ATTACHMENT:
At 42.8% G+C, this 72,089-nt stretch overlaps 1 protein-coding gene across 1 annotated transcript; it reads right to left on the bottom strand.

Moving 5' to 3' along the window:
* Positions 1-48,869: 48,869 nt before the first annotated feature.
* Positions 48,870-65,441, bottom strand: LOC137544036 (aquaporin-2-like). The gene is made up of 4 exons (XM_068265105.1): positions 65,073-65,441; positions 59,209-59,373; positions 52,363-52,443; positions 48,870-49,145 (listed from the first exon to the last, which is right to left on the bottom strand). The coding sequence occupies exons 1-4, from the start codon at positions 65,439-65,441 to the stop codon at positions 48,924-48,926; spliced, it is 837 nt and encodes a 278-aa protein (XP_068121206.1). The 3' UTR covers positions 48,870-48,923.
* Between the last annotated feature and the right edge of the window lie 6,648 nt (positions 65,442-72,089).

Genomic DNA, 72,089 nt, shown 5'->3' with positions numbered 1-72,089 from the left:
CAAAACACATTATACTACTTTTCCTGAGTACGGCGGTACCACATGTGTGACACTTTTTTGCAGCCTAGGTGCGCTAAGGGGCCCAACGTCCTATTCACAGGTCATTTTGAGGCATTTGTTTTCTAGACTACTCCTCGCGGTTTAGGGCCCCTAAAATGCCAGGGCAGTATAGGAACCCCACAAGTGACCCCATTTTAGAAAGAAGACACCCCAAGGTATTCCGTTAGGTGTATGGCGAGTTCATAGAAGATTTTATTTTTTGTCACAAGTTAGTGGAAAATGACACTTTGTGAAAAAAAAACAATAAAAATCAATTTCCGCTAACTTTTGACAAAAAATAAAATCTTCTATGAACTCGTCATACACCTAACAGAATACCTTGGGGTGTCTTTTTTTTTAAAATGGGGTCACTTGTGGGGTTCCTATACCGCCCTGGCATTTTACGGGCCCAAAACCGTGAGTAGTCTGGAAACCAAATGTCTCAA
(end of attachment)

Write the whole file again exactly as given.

At 42.8% G+C, this 72,089-nt stretch overlaps 1 protein-coding gene across 1 annotated transcript; it reads right to left on the bottom strand.

Moving 5' to 3' along the window:
* Positions 1-48,869: 48,869 nt before the first annotated feature.
* Positions 48,870-65,441, bottom strand: LOC137544036 (aquaporin-2-like). The gene is made up of 4 exons (XM_068265105.1): positions 65,073-65,441; positions 59,209-59,373; positions 52,363-52,443; positions 48,870-49,145 (listed from the first exon to the last, which is right to left on the bottom strand). The coding sequence occupies exons 1-4, from the start codon at positions 65,439-65,441 to the stop codon at positions 48,924-48,926; spliced, it is 837 nt and encodes a 278-aa protein (XP_068121206.1). The 3' UTR covers positions 48,870-48,923.
* Between the last annotated feature and the right edge of the window lie 6,648 nt (positions 65,442-72,089).

Genomic DNA, 72,089 nt, shown 5'->3' with positions numbered 1-72,089 from the left:
CAAAACACATTATACTACTTTTCCTGAGTACGGCGGTACCACATGTGTGACACTTTTTTGCAGCCTAGGTGCGCTAAGGGGCCCAACGTCCTATTCACAGGTCATTTTGAGGCATTTGTTTTCTAGACTACTCCTCGCGGTTTAGGGCCCCTAAAATGCCAGGGCAGTATAGGAACCCCACAAGTGACCCCATTTTAGAAAGAAGACACCCCAAGGTATTCCGTTAGGTGTATGGCGAGTTCATAGAAGATTTTATTTTTTGTCACAAGTTAGTGGAAAATGACACTTTGTGAAAAAAAAACAATAAAAATCAATTTCCGCTAACTTTTGACAAAAAATAAAATCTTCTATGAACTCGTCATACACCTAACAGAATACCTTGGGGTGTCTTTTTTTTTAAAATGGGGTCACTTGTGGGGTTCCTATACCGCCCTGGCATTTTACGGGCCCAAAACCGTGAGTAGTCTGGAAACCAAATGTCTCAA